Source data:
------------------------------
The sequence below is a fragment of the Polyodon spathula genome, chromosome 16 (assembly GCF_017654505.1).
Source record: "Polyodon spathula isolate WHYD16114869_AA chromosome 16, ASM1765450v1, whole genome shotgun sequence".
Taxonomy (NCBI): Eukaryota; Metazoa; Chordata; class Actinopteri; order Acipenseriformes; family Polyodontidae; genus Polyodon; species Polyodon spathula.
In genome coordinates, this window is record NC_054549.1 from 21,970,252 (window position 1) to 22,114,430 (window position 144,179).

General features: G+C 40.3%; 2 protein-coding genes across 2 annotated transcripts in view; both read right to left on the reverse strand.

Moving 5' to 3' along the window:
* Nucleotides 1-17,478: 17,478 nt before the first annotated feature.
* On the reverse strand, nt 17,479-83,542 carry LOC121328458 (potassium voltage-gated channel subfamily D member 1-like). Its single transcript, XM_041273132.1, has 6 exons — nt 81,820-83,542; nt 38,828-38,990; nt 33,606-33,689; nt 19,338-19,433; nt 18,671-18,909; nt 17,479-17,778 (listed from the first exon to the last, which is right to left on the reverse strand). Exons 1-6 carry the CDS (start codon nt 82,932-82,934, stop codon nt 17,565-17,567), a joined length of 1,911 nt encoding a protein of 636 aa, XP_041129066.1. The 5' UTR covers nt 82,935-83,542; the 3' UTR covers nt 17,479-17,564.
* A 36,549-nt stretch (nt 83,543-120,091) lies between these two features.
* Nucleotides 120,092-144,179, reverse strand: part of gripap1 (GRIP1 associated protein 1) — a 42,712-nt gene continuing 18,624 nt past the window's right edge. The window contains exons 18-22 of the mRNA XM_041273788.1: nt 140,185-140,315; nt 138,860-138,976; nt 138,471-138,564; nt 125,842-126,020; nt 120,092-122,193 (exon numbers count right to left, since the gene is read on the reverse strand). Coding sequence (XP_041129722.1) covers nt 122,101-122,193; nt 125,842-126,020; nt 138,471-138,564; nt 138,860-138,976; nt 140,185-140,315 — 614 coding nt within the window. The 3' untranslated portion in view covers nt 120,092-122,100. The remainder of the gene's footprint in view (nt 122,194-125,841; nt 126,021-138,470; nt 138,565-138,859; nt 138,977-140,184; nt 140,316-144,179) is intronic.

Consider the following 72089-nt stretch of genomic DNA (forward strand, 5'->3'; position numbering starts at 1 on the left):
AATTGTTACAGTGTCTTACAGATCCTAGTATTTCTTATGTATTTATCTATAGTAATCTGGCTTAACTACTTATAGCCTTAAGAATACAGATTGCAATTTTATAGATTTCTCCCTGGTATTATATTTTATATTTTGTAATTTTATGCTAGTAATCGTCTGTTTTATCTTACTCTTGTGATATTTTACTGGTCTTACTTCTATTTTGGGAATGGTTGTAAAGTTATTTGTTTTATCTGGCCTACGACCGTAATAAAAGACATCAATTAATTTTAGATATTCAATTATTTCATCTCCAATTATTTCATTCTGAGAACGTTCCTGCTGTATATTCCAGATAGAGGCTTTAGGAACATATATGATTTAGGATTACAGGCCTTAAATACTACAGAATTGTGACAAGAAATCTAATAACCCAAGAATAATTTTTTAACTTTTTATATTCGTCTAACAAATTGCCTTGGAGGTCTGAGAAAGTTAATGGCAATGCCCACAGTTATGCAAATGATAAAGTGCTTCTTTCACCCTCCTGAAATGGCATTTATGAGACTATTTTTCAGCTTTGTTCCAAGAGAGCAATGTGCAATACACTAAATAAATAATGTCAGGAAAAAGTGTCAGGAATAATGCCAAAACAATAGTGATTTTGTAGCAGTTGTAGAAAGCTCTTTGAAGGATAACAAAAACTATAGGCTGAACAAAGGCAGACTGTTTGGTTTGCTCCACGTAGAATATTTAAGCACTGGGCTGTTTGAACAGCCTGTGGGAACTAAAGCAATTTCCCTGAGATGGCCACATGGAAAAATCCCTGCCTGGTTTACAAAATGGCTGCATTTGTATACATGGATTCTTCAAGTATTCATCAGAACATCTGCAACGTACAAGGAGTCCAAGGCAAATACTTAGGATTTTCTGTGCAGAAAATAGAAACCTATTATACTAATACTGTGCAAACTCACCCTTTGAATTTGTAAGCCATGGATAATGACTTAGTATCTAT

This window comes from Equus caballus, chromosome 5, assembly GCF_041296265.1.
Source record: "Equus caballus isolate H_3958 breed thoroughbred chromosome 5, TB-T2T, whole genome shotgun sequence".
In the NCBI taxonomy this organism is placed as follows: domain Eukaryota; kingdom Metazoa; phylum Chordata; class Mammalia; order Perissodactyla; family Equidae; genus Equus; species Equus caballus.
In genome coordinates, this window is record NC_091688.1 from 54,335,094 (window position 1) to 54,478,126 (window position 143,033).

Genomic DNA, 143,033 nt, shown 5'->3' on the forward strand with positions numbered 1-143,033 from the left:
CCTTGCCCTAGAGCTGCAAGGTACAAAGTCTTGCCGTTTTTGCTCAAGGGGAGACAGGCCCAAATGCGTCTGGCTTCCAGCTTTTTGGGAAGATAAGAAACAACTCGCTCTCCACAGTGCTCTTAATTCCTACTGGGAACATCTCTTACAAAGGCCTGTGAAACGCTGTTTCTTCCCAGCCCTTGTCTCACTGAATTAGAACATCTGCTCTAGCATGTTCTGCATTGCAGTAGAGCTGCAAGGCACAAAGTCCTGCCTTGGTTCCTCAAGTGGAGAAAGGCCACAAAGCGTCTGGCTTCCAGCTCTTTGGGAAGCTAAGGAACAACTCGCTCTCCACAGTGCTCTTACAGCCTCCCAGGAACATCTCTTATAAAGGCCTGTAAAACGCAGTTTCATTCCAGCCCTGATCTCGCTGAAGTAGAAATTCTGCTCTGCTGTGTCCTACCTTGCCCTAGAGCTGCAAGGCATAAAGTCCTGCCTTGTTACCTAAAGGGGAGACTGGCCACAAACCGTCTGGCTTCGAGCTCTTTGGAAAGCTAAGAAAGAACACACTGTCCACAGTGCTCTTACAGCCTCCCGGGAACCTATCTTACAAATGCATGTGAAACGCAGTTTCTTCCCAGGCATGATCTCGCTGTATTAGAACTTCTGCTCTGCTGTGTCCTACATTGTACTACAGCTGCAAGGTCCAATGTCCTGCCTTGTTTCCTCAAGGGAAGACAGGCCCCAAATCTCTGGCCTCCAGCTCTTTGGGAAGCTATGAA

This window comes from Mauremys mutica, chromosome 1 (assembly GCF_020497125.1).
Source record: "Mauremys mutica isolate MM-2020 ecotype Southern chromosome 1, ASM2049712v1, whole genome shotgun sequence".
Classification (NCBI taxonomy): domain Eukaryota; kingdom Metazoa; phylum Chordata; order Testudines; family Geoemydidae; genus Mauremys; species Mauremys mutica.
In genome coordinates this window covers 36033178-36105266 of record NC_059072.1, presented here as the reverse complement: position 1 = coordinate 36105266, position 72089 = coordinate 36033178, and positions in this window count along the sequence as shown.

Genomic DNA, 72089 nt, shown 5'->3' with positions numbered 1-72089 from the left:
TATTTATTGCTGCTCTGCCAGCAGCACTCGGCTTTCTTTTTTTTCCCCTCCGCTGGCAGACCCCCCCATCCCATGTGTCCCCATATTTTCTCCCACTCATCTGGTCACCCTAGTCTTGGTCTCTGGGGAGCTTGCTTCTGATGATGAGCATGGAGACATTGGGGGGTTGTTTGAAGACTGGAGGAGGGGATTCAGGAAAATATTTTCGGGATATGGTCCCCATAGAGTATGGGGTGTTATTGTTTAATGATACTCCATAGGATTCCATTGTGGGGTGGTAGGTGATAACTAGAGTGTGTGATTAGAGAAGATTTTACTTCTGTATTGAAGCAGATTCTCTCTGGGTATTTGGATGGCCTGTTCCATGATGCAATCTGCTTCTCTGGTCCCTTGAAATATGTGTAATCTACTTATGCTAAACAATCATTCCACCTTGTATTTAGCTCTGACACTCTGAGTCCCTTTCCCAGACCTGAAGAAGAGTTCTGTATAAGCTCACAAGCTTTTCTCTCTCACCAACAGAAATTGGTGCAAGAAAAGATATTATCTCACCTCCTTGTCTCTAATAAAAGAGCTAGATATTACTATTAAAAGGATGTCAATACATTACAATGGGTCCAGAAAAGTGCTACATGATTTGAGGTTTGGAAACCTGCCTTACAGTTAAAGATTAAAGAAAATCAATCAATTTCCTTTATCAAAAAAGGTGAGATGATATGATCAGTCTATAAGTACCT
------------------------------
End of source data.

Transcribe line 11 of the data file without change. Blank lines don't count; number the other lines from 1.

Consider the following 72089-nt stretch of genomic DNA (forward strand, 5'->3'; position numbering starts at 1 on the left):